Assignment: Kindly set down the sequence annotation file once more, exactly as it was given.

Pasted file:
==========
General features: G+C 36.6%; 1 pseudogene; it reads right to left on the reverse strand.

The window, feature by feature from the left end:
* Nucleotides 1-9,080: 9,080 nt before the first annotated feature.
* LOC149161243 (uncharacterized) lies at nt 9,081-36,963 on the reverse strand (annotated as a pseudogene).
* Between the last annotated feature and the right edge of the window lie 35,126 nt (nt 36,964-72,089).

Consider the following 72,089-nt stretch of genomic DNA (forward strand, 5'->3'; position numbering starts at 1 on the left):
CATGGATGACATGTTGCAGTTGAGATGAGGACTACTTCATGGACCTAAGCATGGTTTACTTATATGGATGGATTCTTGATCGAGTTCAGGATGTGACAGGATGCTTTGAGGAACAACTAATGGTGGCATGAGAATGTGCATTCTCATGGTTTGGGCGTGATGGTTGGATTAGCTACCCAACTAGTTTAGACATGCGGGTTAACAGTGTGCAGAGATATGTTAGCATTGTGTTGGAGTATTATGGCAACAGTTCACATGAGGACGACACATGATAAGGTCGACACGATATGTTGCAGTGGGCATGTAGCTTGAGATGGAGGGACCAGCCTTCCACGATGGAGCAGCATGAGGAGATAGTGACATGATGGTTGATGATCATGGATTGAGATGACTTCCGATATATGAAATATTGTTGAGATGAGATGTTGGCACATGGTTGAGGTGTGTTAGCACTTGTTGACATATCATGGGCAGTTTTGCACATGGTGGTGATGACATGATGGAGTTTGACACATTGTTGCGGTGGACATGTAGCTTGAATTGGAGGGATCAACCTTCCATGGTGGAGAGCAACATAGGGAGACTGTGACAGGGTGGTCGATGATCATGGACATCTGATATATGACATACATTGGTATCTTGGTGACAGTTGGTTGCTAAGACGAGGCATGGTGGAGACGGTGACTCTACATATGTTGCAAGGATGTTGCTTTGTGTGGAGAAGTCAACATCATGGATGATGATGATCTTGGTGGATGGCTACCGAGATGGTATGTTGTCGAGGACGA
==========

General features: G+C 36.6%; 1 pseudogene; it reads right to left on the reverse strand.

The window, feature by feature from the left end:
* Nucleotides 1-9,080: 9,080 nt before the first annotated feature.
* LOC149161243 (uncharacterized) lies at nt 9,081-36,963 on the reverse strand (annotated as a pseudogene).
* Between the last annotated feature and the right edge of the window lie 35,126 nt (nt 36,964-72,089).

Consider the following 72,089-nt stretch of genomic DNA (forward strand, 5'->3'; position numbering starts at 1 on the left):
CATGGATGACATGTTGCAGTTGAGATGAGGACTACTTCATGGACCTAAGCATGGTTTACTTATATGGATGGATTCTTGATCGAGTTCAGGATGTGACAGGATGCTTTGAGGAACAACTAATGGTGGCATGAGAATGTGCATTCTCATGGTTTGGGCGTGATGGTTGGATTAGCTACCCAACTAGTTTAGACATGCGGGTTAACAGTGTGCAGAGATATGTTAGCATTGTGTTGGAGTATTATGGCAACAGTTCACATGAGGACGACACATGATAAGGTCGACACGATATGTTGCAGTGGGCATGTAGCTTGAGATGGAGGGACCAGCCTTCCACGATGGAGCAGCATGAGGAGATAGTGACATGATGGTTGATGATCATGGATTGAGATGACTTCCGATATATGAAATATTGTTGAGATGAGATGTTGGCACATGGTTGAGGTGTGTTAGCACTTGTTGACATATCATGGGCAGTTTTGCACATGGTGGTGATGACATGATGGAGTTTGACACATTGTTGCGGTGGACATGTAGCTTGAATTGGAGGGATCAACCTTCCATGGTGGAGAGCAACATAGGGAGACTGTGACAGGGTGGTCGATGATCATGGACATCTGATATATGACATACATTGGTATCTTGGTGACAGTTGGTTGCTAAGACGAGGCATGGTGGAGACGGTGACTCTACATATGTTGCAAGGATGTTGCTTTGTGTGGAGAAGTCAACATCATGGATGATGATGATCTTGGTGGATGGCTACCGAGATGGTATGTTGTCGAGGACGA